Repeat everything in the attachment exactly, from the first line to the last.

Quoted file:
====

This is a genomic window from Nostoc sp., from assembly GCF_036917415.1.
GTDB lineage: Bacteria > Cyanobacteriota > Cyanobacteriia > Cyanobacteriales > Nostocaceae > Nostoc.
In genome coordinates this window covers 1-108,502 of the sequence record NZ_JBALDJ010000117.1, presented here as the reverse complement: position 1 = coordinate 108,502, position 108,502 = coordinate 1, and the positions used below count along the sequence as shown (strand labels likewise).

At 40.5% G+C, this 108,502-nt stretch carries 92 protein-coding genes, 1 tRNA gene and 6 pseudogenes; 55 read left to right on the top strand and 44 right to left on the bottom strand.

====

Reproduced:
This is a genomic window from Nostoc sp., from assembly GCF_036917415.1.
GTDB lineage: Bacteria > Cyanobacteriota > Cyanobacteriia > Cyanobacteriales > Nostocaceae > Nostoc.
In genome coordinates this window covers 1-108,502 of the sequence record NZ_JBALDJ010000117.1, presented here as the reverse complement: position 1 = coordinate 108,502, position 108,502 = coordinate 1, and the positions used below count along the sequence as shown (strand labels likewise).

At 40.5% G+C, this 108,502-nt stretch carries 92 protein-coding genes, 1 tRNA gene and 6 pseudogenes; 55 read left to right on the top strand and 44 right to left on the bottom strand.